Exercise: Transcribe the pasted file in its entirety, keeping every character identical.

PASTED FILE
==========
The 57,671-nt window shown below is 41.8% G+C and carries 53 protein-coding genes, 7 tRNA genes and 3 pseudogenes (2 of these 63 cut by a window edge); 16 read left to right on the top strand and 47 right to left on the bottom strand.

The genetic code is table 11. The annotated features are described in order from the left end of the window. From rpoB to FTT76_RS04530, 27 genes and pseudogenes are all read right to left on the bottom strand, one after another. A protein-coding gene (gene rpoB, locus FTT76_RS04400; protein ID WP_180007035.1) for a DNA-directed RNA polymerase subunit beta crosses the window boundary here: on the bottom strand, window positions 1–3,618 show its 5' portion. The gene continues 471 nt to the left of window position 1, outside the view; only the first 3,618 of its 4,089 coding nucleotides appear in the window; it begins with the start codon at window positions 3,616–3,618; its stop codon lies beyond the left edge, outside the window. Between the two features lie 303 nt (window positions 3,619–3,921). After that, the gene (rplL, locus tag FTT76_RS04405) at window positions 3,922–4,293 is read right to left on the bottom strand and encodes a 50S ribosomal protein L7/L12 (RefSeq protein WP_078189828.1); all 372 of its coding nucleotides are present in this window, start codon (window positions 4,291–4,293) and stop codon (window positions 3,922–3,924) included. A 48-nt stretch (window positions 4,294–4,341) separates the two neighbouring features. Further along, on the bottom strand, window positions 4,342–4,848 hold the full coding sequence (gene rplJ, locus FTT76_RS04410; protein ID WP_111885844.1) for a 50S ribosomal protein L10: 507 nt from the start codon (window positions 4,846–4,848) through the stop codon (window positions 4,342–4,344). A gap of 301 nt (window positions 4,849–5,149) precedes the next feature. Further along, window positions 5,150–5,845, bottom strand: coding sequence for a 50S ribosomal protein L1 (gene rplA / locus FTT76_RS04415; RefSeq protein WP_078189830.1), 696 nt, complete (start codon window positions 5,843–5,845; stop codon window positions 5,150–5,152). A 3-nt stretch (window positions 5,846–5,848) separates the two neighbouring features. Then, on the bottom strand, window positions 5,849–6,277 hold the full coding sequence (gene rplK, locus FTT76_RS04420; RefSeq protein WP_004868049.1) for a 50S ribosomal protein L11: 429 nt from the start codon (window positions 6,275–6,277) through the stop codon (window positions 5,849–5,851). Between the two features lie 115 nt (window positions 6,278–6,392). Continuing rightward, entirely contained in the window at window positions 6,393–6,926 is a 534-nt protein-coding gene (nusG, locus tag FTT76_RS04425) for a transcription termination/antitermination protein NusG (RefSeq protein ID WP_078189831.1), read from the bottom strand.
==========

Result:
The 57,671-nt window shown below is 41.8% G+C and carries 53 protein-coding genes, 7 tRNA genes and 3 pseudogenes (2 of these 63 cut by a window edge); 16 read left to right on the top strand and 47 right to left on the bottom strand.

The genetic code is table 11. The annotated features are described in order from the left end of the window. From rpoB to FTT76_RS04530, 27 genes and pseudogenes are all read right to left on the bottom strand, one after another. A protein-coding gene (gene rpoB, locus FTT76_RS04400; protein ID WP_180007035.1) for a DNA-directed RNA polymerase subunit beta crosses the window boundary here: on the bottom strand, window positions 1–3,618 show its 5' portion. The gene continues 471 nt to the left of window position 1, outside the view; only the first 3,618 of its 4,089 coding nucleotides appear in the window; it begins with the start codon at window positions 3,616–3,618; its stop codon lies beyond the left edge, outside the window. Between the two features lie 303 nt (window positions 3,619–3,921). After that, the gene (rplL, locus tag FTT76_RS04405) at window positions 3,922–4,293 is read right to left on the bottom strand and encodes a 50S ribosomal protein L7/L12 (RefSeq protein WP_078189828.1); all 372 of its coding nucleotides are present in this window, start codon (window positions 4,291–4,293) and stop codon (window positions 3,922–3,924) included. A 48-nt stretch (window positions 4,294–4,341) separates the two neighbouring features. Further along, on the bottom strand, window positions 4,342–4,848 hold the full coding sequence (gene rplJ, locus FTT76_RS04410; protein ID WP_111885844.1) for a 50S ribosomal protein L10: 507 nt from the start codon (window positions 4,846–4,848) through the stop codon (window positions 4,342–4,344). A gap of 301 nt (window positions 4,849–5,149) precedes the next feature. Further along, window positions 5,150–5,845, bottom strand: coding sequence for a 50S ribosomal protein L1 (gene rplA / locus FTT76_RS04415; RefSeq protein WP_078189830.1), 696 nt, complete (start codon window positions 5,843–5,845; stop codon window positions 5,150–5,152). A 3-nt stretch (window positions 5,846–5,848) separates the two neighbouring features. Then, on the bottom strand, window positions 5,849–6,277 hold the full coding sequence (gene rplK, locus FTT76_RS04420; RefSeq protein WP_004868049.1) for a 50S ribosomal protein L11: 429 nt from the start codon (window positions 6,275–6,277) through the stop codon (window positions 5,849–5,851). Between the two features lie 115 nt (window positions 6,278–6,392). Continuing rightward, entirely contained in the window at window positions 6,393–6,926 is a 534-nt protein-coding gene (nusG, locus tag FTT76_RS04425) for a transcription termination/antitermination protein NusG (RefSeq protein ID WP_078189831.1), read from the bottom strand.